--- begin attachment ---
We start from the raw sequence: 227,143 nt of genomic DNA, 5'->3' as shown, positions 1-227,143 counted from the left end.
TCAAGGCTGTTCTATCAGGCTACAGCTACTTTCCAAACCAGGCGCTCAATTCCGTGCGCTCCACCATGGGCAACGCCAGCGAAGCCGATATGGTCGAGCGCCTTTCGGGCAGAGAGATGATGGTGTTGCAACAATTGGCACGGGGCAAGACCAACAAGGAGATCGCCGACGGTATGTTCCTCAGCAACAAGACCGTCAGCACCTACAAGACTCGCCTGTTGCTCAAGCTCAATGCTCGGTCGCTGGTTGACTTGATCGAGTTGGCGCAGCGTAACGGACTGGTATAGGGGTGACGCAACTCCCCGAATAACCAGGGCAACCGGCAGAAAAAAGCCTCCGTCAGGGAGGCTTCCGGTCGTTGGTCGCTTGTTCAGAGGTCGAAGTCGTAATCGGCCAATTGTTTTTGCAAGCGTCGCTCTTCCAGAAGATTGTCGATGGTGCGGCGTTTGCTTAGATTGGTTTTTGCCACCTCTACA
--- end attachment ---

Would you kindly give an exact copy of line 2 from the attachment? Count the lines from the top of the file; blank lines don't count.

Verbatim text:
TCAAGGCTGTTCTATCAGGCTACAGCTACTTTCCAAACCAGGCGCTCAATTCCGTGCGCTCCACCATGGGCAACGCCAGCGAAGCCGATATGGTCGAGCGCCTTTCGGGCAGAGAGATGATGGTGTTGCAACAATTGGCACGGGGCAAGACCAACAAGGAGATCGCCGACGGTATGTTCCTCAGCAACAAGACCGTCAGCACCTACAAGACTCGCCTGTTGCTCAAGCTCAATGCTCGGTCGCTGGTTGACTTGATCGAGTTGGCGCAGCGTAACGGACTGGTATAGGGGTGACGCAACTCCCCGAATAACCAGGGCAACCGGCAGAAAAAAGCCTCCGTCAGGGAGGCTTCCGGTCGTTGGTCGCTTGTTCAGAGGTCGAAGTCGTAATCGGCCAATTGTTTTTGCAAGCGTCGCTCTTCCAGAAGATTGTCGATGGTGCGGCGTTTGCTTAGATTGGTTTTTGCCACCTCTACA